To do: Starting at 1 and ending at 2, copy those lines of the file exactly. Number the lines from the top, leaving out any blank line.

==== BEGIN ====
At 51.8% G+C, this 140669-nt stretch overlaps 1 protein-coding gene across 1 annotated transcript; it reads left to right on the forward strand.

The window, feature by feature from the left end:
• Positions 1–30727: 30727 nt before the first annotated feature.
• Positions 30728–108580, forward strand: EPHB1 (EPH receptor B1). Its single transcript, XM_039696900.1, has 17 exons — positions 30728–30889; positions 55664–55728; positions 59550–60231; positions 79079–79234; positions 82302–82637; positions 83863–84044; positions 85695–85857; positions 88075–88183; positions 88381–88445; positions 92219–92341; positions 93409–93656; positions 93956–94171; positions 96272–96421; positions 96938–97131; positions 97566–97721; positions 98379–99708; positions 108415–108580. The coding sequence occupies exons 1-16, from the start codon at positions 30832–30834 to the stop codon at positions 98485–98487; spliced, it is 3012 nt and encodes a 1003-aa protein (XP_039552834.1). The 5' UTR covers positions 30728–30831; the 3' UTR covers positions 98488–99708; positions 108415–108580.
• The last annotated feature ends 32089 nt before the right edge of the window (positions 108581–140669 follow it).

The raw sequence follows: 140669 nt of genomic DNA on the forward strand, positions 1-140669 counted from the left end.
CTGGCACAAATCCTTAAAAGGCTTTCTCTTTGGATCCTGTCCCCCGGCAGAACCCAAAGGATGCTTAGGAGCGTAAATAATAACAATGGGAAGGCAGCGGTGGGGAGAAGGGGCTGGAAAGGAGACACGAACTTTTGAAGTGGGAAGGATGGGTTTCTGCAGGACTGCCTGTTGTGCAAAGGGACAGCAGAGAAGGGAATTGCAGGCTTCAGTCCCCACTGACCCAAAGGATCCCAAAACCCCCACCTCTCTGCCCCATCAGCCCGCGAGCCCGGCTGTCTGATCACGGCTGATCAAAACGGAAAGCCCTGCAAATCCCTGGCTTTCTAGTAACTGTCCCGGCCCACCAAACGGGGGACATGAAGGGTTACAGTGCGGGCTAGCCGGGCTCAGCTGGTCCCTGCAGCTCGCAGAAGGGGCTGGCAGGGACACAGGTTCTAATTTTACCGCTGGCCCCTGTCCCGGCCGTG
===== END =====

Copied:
At 51.8% G+C, this 140669-nt stretch overlaps 1 protein-coding gene across 1 annotated transcript; it reads left to right on the forward strand.

The window, feature by feature from the left end: